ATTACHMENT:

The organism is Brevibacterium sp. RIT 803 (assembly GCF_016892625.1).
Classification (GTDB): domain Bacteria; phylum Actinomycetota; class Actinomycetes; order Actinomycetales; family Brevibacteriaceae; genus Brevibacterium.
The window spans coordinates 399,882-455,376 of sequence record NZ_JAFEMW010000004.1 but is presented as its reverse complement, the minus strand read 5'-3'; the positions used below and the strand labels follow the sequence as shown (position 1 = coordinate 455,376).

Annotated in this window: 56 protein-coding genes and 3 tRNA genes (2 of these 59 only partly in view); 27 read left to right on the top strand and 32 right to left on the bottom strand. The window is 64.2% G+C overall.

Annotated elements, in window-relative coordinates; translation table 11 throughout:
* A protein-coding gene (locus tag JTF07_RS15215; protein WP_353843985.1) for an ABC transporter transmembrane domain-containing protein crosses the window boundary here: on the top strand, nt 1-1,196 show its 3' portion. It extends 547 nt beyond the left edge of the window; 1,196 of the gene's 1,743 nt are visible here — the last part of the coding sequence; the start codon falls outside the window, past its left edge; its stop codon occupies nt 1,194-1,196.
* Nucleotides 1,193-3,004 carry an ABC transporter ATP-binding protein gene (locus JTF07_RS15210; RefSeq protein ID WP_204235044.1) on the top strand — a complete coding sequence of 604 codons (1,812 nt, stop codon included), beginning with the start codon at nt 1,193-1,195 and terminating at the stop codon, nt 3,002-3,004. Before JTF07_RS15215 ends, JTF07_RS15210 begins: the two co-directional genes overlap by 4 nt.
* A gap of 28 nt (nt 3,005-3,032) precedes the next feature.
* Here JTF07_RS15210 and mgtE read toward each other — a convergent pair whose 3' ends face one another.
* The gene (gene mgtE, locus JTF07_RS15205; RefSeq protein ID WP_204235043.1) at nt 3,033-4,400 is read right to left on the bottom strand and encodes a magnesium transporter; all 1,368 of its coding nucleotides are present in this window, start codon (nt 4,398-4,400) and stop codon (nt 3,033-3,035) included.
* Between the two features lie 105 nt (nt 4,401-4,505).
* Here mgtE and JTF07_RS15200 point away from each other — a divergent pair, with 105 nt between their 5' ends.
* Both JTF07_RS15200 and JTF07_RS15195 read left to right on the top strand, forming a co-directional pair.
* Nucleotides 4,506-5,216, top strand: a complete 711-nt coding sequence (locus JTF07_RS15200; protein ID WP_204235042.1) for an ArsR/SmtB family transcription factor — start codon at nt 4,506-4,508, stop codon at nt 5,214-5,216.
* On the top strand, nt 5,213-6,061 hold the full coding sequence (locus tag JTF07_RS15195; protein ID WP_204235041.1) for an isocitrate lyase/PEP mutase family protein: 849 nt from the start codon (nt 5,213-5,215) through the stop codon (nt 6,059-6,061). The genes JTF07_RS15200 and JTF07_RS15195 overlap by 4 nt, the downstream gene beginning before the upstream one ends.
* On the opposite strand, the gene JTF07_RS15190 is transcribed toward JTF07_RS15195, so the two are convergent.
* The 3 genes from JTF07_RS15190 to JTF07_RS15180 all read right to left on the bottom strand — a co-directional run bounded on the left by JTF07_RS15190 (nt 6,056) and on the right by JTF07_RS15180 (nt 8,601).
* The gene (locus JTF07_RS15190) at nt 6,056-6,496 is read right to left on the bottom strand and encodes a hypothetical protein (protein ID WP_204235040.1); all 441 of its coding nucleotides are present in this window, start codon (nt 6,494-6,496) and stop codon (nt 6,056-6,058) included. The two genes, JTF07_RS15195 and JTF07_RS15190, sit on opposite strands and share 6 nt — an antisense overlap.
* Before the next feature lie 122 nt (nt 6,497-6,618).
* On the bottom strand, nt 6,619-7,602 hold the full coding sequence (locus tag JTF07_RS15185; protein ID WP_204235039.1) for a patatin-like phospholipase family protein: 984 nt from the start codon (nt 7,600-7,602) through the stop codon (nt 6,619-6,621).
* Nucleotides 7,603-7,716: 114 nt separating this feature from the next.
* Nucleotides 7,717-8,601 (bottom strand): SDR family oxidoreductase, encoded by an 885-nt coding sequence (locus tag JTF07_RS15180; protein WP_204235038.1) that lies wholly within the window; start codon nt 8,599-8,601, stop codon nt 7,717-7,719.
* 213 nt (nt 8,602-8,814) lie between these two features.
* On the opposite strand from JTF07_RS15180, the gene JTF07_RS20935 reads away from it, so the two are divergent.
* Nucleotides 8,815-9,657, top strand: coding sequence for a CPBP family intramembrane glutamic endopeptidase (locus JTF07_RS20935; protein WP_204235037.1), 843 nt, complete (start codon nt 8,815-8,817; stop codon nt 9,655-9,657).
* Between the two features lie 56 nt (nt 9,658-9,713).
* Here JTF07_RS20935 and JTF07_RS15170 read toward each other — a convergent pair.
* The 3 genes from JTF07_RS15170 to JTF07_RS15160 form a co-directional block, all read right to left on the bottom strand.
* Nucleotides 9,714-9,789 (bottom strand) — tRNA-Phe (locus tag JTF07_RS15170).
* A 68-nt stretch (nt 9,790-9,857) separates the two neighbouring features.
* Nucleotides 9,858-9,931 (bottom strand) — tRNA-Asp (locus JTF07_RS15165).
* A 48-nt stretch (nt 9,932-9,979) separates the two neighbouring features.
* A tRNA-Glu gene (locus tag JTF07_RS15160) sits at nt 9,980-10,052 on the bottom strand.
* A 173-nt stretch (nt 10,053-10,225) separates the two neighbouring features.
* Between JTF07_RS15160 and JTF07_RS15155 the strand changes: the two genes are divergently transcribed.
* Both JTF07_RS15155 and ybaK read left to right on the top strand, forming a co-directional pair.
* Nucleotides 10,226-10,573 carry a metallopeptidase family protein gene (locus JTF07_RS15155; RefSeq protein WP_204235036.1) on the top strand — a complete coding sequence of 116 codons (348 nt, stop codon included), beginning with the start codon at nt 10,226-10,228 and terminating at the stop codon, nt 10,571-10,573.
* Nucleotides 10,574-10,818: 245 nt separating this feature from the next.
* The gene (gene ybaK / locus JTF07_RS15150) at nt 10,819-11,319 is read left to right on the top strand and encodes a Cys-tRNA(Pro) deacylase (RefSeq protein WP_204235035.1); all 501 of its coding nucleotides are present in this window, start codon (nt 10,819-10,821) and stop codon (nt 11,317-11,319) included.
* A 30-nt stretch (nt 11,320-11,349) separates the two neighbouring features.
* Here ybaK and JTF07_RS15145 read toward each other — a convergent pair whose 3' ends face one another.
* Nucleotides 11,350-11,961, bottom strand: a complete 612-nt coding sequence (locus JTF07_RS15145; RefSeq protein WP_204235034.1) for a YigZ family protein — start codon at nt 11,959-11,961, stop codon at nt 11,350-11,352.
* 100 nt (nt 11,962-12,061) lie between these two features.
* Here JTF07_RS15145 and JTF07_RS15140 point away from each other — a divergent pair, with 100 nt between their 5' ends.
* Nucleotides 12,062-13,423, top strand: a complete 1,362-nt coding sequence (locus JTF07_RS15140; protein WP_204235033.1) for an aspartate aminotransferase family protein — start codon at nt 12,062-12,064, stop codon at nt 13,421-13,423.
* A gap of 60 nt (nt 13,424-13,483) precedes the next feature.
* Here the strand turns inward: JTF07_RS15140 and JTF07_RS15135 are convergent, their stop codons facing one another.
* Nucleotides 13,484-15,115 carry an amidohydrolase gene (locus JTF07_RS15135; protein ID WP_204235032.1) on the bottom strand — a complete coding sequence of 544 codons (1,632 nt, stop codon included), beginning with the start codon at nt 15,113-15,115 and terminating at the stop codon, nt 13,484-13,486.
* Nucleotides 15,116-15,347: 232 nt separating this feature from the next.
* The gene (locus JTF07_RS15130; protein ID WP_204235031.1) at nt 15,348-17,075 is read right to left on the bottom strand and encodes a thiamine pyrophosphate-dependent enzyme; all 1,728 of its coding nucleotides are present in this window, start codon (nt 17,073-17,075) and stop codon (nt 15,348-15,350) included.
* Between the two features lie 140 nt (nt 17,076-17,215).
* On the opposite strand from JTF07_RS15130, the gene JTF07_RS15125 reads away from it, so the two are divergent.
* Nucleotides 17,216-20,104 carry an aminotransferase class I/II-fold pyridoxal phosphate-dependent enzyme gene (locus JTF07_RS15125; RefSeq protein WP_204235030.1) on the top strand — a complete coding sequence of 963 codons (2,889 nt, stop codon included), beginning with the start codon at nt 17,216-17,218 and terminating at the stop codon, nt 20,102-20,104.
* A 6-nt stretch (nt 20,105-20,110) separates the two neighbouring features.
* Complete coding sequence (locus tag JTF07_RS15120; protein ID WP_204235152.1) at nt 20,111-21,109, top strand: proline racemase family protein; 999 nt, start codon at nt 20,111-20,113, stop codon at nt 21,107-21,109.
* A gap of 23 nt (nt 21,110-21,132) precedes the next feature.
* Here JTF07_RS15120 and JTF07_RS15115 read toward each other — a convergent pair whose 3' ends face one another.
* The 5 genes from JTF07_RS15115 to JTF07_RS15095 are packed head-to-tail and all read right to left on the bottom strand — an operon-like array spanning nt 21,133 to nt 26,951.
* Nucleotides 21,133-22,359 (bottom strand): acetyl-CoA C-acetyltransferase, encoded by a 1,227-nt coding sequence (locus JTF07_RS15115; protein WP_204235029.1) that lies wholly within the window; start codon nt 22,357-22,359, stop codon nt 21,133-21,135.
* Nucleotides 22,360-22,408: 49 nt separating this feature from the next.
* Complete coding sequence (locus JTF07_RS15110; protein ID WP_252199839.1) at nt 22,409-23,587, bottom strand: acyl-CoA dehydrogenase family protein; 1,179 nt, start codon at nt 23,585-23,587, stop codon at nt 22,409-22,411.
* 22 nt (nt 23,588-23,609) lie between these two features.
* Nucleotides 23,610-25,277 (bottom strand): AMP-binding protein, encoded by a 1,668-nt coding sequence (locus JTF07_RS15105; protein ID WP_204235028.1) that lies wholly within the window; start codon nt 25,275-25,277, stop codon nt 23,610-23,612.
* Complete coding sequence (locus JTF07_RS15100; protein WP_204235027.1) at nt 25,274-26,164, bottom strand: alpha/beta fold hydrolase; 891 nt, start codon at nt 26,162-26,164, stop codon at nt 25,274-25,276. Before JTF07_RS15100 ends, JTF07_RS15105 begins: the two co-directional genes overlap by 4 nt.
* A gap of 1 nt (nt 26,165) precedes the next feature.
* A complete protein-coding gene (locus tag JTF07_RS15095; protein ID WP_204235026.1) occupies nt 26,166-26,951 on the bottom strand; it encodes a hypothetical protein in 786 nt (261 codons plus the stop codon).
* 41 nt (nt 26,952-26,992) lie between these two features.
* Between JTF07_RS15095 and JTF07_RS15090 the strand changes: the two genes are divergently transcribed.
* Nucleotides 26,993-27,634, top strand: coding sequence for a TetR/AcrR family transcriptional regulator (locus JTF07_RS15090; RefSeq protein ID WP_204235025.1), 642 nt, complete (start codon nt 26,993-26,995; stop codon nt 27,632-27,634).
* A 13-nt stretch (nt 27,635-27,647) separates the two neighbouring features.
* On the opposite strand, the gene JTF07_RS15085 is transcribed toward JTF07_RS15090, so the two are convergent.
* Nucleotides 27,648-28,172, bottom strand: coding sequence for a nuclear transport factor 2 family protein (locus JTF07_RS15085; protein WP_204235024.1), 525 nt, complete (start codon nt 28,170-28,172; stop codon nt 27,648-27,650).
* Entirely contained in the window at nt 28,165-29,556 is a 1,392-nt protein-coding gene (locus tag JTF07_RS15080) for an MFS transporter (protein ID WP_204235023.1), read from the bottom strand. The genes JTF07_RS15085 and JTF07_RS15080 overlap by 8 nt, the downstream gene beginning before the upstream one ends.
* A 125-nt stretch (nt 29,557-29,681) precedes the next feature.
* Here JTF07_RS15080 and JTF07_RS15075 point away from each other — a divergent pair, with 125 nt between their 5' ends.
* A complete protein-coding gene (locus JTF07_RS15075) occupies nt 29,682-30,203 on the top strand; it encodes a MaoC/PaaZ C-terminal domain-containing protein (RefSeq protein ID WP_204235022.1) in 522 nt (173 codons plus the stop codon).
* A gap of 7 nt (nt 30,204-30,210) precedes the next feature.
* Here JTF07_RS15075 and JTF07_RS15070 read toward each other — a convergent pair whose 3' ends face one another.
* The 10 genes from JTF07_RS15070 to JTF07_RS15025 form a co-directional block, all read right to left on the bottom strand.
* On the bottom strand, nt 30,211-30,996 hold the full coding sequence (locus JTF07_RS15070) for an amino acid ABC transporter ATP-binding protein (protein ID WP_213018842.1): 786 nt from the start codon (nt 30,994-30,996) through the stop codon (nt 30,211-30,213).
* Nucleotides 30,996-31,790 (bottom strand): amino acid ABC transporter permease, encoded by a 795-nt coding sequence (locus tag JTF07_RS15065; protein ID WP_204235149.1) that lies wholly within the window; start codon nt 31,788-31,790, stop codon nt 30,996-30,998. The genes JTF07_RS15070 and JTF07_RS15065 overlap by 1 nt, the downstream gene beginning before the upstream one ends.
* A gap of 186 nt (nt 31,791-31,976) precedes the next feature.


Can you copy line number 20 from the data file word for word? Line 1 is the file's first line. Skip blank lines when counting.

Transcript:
* On the bottom strand, nt 6,619-7,602 hold the full coding sequence (locus tag JTF07_RS15185; protein ID WP_204235039.1) for a patatin-like phospholipase family protein: 984 nt from the start codon (nt 7,600-7,602) through the stop codon (nt 6,619-6,621).